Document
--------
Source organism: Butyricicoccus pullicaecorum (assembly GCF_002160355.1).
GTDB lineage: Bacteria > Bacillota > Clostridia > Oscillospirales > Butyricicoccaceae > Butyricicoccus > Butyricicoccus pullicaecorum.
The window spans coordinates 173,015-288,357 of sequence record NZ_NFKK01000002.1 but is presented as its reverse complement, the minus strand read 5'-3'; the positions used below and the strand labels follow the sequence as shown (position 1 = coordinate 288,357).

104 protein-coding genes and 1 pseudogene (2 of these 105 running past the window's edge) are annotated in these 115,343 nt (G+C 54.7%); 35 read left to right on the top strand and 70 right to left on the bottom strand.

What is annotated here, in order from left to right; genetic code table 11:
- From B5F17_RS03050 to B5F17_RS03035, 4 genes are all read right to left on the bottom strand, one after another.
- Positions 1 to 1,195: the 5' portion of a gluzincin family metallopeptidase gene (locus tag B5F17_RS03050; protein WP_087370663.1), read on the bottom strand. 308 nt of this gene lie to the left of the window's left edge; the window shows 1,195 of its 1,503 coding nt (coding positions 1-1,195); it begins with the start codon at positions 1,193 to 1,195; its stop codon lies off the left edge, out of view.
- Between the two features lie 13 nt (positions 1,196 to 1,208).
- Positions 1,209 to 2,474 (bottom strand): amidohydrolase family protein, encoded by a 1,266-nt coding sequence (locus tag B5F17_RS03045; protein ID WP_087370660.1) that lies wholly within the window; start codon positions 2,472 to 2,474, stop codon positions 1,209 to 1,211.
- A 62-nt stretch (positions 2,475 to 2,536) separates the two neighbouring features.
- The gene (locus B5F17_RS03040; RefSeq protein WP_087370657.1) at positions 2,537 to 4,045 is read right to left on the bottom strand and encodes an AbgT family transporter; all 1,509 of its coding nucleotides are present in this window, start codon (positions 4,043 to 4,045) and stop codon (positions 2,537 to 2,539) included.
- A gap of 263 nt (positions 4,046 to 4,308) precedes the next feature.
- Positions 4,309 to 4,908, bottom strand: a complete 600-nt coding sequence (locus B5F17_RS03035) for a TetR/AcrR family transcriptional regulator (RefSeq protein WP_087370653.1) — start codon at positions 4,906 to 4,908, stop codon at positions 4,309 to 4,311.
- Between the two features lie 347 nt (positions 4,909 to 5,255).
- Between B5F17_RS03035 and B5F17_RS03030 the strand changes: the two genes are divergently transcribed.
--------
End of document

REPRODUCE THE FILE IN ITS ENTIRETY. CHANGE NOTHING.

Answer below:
Source organism: Butyricicoccus pullicaecorum (assembly GCF_002160355.1).
GTDB lineage: Bacteria > Bacillota > Clostridia > Oscillospirales > Butyricicoccaceae > Butyricicoccus > Butyricicoccus pullicaecorum.
The window spans coordinates 173,015-288,357 of sequence record NZ_NFKK01000002.1 but is presented as its reverse complement, the minus strand read 5'-3'; the positions used below and the strand labels follow the sequence as shown (position 1 = coordinate 288,357).

104 protein-coding genes and 1 pseudogene (2 of these 105 running past the window's edge) are annotated in these 115,343 nt (G+C 54.7%); 35 read left to right on the top strand and 70 right to left on the bottom strand.

What is annotated here, in order from left to right; genetic code table 11:
- From B5F17_RS03050 to B5F17_RS03035, 4 genes are all read right to left on the bottom strand, one after another.
- Positions 1 to 1,195: the 5' portion of a gluzincin family metallopeptidase gene (locus tag B5F17_RS03050; protein WP_087370663.1), read on the bottom strand. 308 nt of this gene lie to the left of the window's left edge; the window shows 1,195 of its 1,503 coding nt (coding positions 1-1,195); it begins with the start codon at positions 1,193 to 1,195; its stop codon lies off the left edge, out of view.
- Between the two features lie 13 nt (positions 1,196 to 1,208).
- Positions 1,209 to 2,474 (bottom strand): amidohydrolase family protein, encoded by a 1,266-nt coding sequence (locus tag B5F17_RS03045; protein ID WP_087370660.1) that lies wholly within the window; start codon positions 2,472 to 2,474, stop codon positions 1,209 to 1,211.
- A 62-nt stretch (positions 2,475 to 2,536) separates the two neighbouring features.
- The gene (locus B5F17_RS03040; RefSeq protein WP_087370657.1) at positions 2,537 to 4,045 is read right to left on the bottom strand and encodes an AbgT family transporter; all 1,509 of its coding nucleotides are present in this window, start codon (positions 4,043 to 4,045) and stop codon (positions 2,537 to 2,539) included.
- A gap of 263 nt (positions 4,046 to 4,308) precedes the next feature.
- Positions 4,309 to 4,908, bottom strand: a complete 600-nt coding sequence (locus B5F17_RS03035) for a TetR/AcrR family transcriptional regulator (RefSeq protein WP_087370653.1) — start codon at positions 4,906 to 4,908, stop codon at positions 4,309 to 4,311.
- Between the two features lie 347 nt (positions 4,909 to 5,255).
- Between B5F17_RS03035 and B5F17_RS03030 the strand changes: the two genes are divergently transcribed.